- - Wednesday, September 12, 2018


There was a lot to like about Washington’s season-opening victory Sunday against Arizona.

The Cardinals were squashed and held scoreless for 54 minutes before finally cracking the end zone against a prevent defense to create the final margin, 24-6.

Washington’s key starters returning from injury — offensive tackle Trent Williams, halfback Chris Thompson and tight end Jordan Reed — resembled their old selves.

Newcomer Adrian Peterson looked nearly as good as ever, gaining 96 yards rushing and 70 yards receiving in his debut as the team’s starting halfback.

Then there was new quarterback Alex Smith, turning in a tidy performance of 255 yards with a 70 percent completion rate for two touchdowns and no interceptions.

But numbers weren’t the most impressive aspect of “the Alex Smith Era, Game 1.”

They were fine, good enough to rank fourth in ESPN’s quarterback rating and seventh in the NFL’s rating. Those expectations were set last season, with Kansas City, when he finished No. 1 in the NFL’s metric and eighth in ESPN’s.

No, it wasn’t his statistics that took our breath. It wasn’t his stature or his mobility. It wasn’t his calm professionalism that exudes competence. He checks every box, but that’s not why the atmosphere in Ashburn seems refreshed and Washington seems rejuvenated ahead of Sunday’s home opener against Indianapolis (and maybe Hurricane Florence).

The difference is what’s missing, thankfully and good riddance. I don’t mean Kirk Cousins’ presence, just the nagging questions about his future.

With the weight removed, we can appreciate how heavy it was.

The week-to-week debates and game-after-game referendums. The dissection of each pass attempt and non-attempt. The never-ending search for hidden meaning and veiled messages as every quote was parsed.

Bearing it all for the last three years almost felt natural.

It was the new normal, at least in these parts. The subject grew tiresome but it became part of the fabric, noticed and ignored simultaneously, like white noise or a TV in the background.

We didn’t fully realize the toil on our collective psyche. The two camps engaged in a fierce battle — “In Kirk We Trust” versus “Never Kirk” — leaving everyone bruised. But now, with Smith under contract for four seasons and Cousins in Minnesota, musings about Washington’s QB have ended.

Everybody can relax.

This is not to suggest that Smith is better or worse than Cousins. Washington’s former quarterback had an efficient debut for the Vikings, 244 passing yards with a 55 percent completion rate for two touchdowns and no interceptions. Smith and Cousins were remarkably close, which could be the case all season.

Some folks in Washington, unable to move on like the team, will keep an eye on Minnesota to see how Cousins performs every week compared to Smith. What a miserable shame, watching and waiting for opportunities to say, “Told you so!”, instead of embracing Smith and wishing Cousins well.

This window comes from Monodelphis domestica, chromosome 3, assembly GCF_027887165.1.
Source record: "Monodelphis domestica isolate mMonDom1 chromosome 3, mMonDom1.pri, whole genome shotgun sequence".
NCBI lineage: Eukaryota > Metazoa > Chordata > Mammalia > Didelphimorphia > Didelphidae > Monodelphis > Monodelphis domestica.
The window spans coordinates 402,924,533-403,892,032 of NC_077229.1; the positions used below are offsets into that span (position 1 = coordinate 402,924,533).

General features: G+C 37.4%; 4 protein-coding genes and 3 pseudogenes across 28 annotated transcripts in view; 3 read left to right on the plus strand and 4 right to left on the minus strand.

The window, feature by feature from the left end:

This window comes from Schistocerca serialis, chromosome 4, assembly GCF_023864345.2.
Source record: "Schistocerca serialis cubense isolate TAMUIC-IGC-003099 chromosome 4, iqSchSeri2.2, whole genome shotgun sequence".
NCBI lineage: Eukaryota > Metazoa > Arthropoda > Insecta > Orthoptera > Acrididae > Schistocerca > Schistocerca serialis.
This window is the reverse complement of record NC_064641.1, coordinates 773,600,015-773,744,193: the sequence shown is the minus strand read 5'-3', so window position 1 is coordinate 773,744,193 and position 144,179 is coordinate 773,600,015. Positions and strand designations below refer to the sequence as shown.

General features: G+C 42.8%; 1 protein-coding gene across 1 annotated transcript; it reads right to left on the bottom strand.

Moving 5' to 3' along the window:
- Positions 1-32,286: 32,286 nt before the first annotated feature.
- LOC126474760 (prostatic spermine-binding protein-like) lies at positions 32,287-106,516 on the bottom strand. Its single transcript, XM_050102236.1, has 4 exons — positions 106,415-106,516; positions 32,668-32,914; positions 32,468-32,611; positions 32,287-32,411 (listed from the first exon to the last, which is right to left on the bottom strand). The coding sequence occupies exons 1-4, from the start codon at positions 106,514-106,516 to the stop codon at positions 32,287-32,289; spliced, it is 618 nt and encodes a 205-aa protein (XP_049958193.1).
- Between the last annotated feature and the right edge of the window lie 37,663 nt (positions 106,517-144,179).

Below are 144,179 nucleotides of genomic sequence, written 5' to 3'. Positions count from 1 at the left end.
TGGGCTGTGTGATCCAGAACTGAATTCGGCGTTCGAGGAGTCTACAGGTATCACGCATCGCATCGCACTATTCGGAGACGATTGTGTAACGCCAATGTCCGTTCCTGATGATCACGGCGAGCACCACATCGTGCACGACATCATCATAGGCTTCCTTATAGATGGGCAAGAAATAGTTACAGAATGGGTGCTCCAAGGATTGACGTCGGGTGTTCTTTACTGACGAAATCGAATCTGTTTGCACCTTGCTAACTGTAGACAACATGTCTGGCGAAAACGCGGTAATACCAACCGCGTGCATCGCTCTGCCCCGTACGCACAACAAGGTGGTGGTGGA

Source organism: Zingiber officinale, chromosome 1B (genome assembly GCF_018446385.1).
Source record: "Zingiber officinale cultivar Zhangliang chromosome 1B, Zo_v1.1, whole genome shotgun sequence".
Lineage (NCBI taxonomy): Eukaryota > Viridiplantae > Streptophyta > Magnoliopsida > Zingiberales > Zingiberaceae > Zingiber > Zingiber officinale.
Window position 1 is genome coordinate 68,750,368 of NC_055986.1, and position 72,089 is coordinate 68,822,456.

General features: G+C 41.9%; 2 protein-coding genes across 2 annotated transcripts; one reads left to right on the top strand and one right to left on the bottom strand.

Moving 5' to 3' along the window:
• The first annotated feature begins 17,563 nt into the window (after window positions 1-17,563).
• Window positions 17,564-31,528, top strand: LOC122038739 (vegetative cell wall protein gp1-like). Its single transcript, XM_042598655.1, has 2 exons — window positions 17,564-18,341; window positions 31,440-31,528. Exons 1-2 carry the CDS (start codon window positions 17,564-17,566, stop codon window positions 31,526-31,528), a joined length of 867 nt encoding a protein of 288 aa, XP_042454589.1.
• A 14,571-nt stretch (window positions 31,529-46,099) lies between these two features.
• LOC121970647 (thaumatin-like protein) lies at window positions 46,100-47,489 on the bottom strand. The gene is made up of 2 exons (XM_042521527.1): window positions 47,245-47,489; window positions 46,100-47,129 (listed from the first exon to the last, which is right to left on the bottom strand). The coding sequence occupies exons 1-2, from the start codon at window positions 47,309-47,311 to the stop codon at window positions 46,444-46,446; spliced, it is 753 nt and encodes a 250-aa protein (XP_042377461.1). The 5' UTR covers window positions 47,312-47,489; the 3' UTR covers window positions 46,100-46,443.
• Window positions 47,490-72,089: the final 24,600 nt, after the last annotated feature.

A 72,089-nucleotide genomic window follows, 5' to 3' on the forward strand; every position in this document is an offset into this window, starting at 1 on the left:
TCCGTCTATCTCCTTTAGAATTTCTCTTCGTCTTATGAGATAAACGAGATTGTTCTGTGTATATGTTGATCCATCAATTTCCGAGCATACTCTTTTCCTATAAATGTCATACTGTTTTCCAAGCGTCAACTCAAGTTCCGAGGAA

There’s a reason why front windshields are 100 times larger than rearview mirrors.

Washington fans saw only anxiety and trepidation surrounding their quarterback when they looked forward. There’s no sense in disappointed fans looking backward, filled with hurt and longing. Whatever lies ahead for Cousins is swathed in purple and gold, not burgundy and gold.

This town’s franchise QB gave us a taste of what’s ahead here, a sampling of everything he offers. That included a seven-yard gain on one of his carries and a critical conversion via quarterback sneak on fourth-and-1. There wasn’t much of a downfield passing attack, but Smith attributed that to Arizona’s coverage more than anything.

We didn’t have much to go from the mere 14 passes he threw in the preseason. It turns out that Gruden’s decision to limit the starters’ minutes was a nonfactor in Week 1. Smith said it didn’t matter because the main concern wasn’t rust entering the opener with his new squad.

“I was just anxious to see us when it really matters,” he told reporters Wednesday. “I think all that stuff gets turned up — the intensity, the stress, the anxiety — all those things get magnified once they become real. I was anxious to see just how we handled that.

“This team as a whole handled that really, really well. For me, that was the unknown.”

Other unknowns were answered really well, too, especially those involving Peterson, young defenders, and stars back from injury. Afterward, there was no mystery about those incessant quarterback questions, a Washington tradition since 2015. They were absence, a welcome development and unfamiliar relief.

Sometimes, you don’t realize how burdened you were until a weight has been lifted.

Deron Snyder writes his award-winning column for The Washington Times on Tuesdays and Thursdays. Follow him on Twitter @DeronSnyder.

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